SHERIFF SALE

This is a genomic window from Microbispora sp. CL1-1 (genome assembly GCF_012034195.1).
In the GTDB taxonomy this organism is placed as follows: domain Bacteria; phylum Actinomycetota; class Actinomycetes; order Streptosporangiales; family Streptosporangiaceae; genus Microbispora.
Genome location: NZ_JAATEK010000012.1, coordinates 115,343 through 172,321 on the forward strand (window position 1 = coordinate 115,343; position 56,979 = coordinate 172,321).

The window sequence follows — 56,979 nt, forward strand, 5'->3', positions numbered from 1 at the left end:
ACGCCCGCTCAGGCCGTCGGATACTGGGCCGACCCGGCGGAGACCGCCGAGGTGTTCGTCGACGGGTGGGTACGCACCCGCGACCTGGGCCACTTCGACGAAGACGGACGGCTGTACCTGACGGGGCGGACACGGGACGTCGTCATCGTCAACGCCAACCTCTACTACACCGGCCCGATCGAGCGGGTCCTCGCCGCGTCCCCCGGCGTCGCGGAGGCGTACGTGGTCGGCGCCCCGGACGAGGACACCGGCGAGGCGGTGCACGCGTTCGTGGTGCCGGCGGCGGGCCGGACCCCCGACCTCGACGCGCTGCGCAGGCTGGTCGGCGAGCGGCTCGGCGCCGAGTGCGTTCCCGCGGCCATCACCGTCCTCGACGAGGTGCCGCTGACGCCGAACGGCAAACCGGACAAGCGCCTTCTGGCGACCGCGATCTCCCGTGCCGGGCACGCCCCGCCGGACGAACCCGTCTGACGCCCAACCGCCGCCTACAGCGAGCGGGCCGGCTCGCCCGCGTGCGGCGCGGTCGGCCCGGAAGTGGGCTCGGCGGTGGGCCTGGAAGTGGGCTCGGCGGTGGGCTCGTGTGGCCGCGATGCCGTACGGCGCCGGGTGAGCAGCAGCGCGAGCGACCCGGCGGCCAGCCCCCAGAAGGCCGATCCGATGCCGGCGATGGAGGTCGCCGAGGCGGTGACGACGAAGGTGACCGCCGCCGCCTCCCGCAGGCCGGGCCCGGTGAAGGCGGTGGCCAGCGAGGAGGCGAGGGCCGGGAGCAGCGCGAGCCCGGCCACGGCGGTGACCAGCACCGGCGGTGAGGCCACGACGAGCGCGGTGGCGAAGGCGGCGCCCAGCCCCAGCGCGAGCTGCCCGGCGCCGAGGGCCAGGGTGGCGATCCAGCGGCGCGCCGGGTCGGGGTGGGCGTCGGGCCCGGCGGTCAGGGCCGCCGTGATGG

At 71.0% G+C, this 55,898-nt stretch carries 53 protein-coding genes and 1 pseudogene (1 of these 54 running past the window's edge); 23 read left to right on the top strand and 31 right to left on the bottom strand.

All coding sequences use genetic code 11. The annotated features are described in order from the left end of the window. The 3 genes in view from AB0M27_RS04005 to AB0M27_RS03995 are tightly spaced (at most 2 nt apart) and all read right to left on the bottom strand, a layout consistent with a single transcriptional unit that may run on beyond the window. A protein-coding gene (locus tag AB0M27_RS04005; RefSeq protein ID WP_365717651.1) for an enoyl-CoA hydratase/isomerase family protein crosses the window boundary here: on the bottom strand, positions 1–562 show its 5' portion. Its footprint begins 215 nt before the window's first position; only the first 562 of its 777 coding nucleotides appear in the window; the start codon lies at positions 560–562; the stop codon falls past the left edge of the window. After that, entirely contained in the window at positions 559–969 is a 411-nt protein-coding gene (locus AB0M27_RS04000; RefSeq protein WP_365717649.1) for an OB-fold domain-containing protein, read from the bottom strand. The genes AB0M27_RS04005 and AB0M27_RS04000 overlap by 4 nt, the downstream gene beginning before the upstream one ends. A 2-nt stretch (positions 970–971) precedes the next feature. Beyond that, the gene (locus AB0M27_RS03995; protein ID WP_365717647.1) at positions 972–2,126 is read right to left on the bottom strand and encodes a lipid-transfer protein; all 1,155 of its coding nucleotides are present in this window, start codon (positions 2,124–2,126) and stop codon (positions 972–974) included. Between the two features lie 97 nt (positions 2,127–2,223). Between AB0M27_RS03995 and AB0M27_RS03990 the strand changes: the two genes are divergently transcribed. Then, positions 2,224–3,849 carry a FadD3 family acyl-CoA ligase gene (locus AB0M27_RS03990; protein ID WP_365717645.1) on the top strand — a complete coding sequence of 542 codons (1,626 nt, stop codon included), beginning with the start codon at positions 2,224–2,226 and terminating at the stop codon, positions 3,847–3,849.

By virtue of a writ of Alias Levari Facias, to me directed, will be exposed to Public sale on: Tuesday, November 17, 2009 At 9:30 A.M. & Thereafter At the Sussex County Sheriff’s Office, West Complex, 22215 DuPont Boulevard, Georgetown, Delaware, Georgetown Hundred, Sussex County, State of Delaware, the following described real estate to wit: ALL that certain tract of land with improvements thereon, situate, lying and being in Seaford Hundred, Sussex County and State of Delaware, more particularly described in accordance with a survey prepared by McCann. Inc. dated November 2, 2004, as follows: BEGINNING at an iron pipe in the southwesterly right of way line of State Route 18 - Cannon Road, a corner for this land and lands now or formerly of Jesus Rebolledo and Maria A. Garcia, said beginning point being 585 feet, more or less, from the centerline of Route 561; thence by and with the southwesterly right of way line of Cannon Road South 41 degrees 30 minutes 48 seconds East 150.06 feet to an iron pipe, a corner for this land and lands now or formerly of William J. and Peggy D. Shipley; thence along a line between this land and lands now or formerly of William 1. and Peggy D. Shipley South 48 degrees 29 minutes 22 seconds West 344.83 feet to an iron pipe; thence along another line between this land and lands now or formerly of William J. and Peggy D. Shipley in part and partly with lands now or formerly of Stengle K. Watkins and lands now or formerly of Owen D. Ramsey, Sr. South 41 degrees 32 minutes 47 seconds East 449.40 feet to an iron pipe, a corner for this land, lands now or formerly of Owen D. Ramsey, Sr. and lands now or formerly of Charles W. and Lisa M. Summers; thence along a line between these lands and lands now or formerly of Charles W. and